Bereavement came without warning. It was a bright sunny Saturday; I had gone to Momma's as usual. She was standing at the window. I knew something was wrong. "Run to the police station," she said. "Ask them to get the doctor, Alice is ill."
I felt sick, Momma would not have sought police help unless Alice was very sick indeed. I don't know whether there were any call boxes in the district but in any event none of us were familiar with their use.
The bobby was dismissive, "The doctor is out playing golf he'll come on Monday."
I burst into tears, "She's dying." I sobbed. Even though I hadn't seen her, I knew. There was a cord inside me stretching to breaking point.
The bobby smiled and shook his head, "Now, now, there's nothing to worry about. The doctor says she's had these attacks before. Your Auntie will be all right."
I felt a fierce hatred well up inside. Aunt Alice was dying and he didn't care, the doctor didn't care either. He was playing golf! I had to go back and tell Momma he wouldn't come.
Alice died the next day.
She was laid out in her coffin in the parlour. Dressed like the bride she had never been. The family gathered round her coffin to kiss her goodbye. She looked beautiful, her fair hair softly waved about her face, her cheeks faintly blue as they often were in life. Only her lips were different, dark blue almost black. I couldn't believe she was dead. For a long time afterwards I had nightmares about being buried alive.
I didn't go to the funeral but stayed at Momma's to help make the sandwiches. It was all so unreal. The blinds were down at every window and those neighbours who had pilloried her whilst she was alive collected to buy her a lovely wreath.
After the funeral came the feast, an event, which I was to learn, was a natural sequence of death and I don't just mean the ham tea. She hadn't many possessions but what she had was claimed before the ground had settled.
I was too sick and stunned by it all to protest. Later Momma asked if there was anything I would like. The only thing I wanted was the box of greeting cards that Aunt Alice used to read to me when I was a toddler. Some of the cards were sent from France during the 1914- 18 war. Others were later ones with lace fronts or portraits of film stars but they had already gone.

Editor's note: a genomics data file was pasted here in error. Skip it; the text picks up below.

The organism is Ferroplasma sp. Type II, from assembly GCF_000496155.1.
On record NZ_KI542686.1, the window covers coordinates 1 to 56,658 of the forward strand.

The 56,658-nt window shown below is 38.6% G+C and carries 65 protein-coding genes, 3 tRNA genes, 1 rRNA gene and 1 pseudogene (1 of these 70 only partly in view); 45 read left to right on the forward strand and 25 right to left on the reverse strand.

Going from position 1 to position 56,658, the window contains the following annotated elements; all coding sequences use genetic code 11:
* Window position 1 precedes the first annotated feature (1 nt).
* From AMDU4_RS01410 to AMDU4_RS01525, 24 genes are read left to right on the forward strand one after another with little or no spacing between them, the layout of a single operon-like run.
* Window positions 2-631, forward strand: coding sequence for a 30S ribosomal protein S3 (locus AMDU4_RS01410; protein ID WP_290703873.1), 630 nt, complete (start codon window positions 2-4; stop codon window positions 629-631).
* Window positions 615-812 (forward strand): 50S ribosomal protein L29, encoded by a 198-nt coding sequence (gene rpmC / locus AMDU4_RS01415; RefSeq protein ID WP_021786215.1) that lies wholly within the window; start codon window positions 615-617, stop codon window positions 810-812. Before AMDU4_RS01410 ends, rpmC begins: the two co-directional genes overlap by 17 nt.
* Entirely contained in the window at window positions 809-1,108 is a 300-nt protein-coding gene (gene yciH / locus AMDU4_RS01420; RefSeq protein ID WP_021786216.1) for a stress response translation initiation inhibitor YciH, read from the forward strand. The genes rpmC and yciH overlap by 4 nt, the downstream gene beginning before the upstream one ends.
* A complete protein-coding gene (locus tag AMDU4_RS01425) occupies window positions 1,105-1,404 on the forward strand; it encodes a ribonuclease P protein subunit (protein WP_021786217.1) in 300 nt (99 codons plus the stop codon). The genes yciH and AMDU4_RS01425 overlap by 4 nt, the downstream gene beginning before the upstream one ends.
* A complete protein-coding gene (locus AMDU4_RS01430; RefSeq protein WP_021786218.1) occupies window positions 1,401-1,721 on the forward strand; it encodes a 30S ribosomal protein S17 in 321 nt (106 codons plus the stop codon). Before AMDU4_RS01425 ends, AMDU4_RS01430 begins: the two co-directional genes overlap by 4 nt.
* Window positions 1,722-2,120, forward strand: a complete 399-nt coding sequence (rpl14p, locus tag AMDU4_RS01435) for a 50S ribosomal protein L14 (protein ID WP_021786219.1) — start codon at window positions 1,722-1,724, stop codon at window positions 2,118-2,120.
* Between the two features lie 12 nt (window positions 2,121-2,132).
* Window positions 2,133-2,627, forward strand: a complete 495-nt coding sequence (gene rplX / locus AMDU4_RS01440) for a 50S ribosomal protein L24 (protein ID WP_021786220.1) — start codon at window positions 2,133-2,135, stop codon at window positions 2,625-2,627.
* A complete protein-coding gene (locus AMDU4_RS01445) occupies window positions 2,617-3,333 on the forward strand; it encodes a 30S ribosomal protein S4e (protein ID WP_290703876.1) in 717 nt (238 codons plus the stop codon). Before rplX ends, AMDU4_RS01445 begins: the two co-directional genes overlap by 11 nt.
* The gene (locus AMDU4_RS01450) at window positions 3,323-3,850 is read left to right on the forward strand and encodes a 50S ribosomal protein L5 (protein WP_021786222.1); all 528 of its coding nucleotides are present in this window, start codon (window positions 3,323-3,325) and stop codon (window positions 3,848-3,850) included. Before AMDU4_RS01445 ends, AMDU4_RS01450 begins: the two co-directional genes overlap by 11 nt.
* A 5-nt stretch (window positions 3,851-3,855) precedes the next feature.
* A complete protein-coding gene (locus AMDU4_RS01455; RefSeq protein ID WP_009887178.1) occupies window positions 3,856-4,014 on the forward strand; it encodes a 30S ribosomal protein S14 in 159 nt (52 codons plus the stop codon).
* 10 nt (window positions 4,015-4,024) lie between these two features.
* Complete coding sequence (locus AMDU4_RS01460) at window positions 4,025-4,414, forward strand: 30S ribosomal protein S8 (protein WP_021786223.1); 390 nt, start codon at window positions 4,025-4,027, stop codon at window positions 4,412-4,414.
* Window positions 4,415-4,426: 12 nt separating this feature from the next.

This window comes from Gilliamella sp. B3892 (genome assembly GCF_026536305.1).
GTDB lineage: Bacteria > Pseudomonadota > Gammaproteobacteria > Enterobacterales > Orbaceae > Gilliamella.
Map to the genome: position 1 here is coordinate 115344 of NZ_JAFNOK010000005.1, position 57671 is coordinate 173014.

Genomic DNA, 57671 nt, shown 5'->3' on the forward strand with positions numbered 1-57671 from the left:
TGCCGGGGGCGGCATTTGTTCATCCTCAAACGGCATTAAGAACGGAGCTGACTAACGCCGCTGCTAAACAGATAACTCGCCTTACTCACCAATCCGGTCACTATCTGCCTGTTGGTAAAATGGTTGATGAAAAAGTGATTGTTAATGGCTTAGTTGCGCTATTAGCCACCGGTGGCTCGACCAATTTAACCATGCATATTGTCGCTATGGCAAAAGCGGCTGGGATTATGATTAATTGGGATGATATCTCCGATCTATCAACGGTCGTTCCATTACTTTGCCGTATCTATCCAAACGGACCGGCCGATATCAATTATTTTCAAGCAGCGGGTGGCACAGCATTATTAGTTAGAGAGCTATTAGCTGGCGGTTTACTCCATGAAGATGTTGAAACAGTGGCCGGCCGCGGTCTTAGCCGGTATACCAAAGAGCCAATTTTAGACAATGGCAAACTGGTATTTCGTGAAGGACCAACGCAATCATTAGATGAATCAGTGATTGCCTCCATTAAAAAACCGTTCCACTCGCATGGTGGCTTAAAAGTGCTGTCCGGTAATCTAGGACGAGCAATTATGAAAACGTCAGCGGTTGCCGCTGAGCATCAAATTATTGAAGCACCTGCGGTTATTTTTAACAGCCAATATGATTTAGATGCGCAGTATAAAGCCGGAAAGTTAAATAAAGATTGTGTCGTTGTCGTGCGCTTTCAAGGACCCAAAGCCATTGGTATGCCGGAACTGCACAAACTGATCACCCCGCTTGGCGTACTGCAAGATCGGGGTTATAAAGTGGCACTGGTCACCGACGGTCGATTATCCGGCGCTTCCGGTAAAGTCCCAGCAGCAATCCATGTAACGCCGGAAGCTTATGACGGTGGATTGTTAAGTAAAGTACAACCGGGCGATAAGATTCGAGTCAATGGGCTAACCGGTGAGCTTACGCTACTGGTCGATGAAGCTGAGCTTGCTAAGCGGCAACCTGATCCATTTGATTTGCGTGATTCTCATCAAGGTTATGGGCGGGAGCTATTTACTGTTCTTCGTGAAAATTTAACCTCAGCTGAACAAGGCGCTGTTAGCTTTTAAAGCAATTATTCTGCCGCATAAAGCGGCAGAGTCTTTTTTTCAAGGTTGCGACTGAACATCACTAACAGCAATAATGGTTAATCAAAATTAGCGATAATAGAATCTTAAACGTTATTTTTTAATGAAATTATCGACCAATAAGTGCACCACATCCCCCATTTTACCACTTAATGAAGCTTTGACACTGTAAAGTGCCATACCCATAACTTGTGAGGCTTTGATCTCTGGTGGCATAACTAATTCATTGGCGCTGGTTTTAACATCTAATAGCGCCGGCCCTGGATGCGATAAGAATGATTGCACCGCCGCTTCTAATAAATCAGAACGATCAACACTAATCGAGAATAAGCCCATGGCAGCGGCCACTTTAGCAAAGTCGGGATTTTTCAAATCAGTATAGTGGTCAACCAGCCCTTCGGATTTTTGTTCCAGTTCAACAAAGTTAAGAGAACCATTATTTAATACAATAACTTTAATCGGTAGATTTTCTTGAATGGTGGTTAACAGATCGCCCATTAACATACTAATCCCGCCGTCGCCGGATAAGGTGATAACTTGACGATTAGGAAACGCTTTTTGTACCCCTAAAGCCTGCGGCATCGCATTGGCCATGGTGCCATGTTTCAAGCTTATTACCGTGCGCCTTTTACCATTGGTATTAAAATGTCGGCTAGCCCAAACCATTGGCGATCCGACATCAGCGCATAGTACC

Momma was distressed that she hadn't saved it for me thinking I was too old but what she had saved was a china coffee set which Alice had bought long ago for her bottom draw. It was a beautiful blue and gold with Japanese girls holding parasols. When you held it up to the light you could see the figures right through. I had it for many years although my own children knocked it over and broke some of the pieces. My granddaughter has what remains of it.
After Alice died I stopped visiting except for birthday and Christmas. The house felt strange and empty. Looking back, I think my parents should have reminded me of my Grandparents unhappiness.
Alice's death left my life severed. I no longer visited "Momma" alone, it was too painful and yet her concern was for me.
The birthday following Aunt Alice's death, Momma gave me a puppy. She had adopted a mongrel bitch that she called "Tutu." I think Tutu had some welsh collie in her for she was a very clever and obedient dog. When Momma went shopping if she was away too long Granddad would open the door and say fetch Maman. Off the dog would trot and put her nose round every shop door until she found her. All the shopkeepers knew her and her errand.
"You're too late," they would say. "Try the butchers, the fishmongers" etc.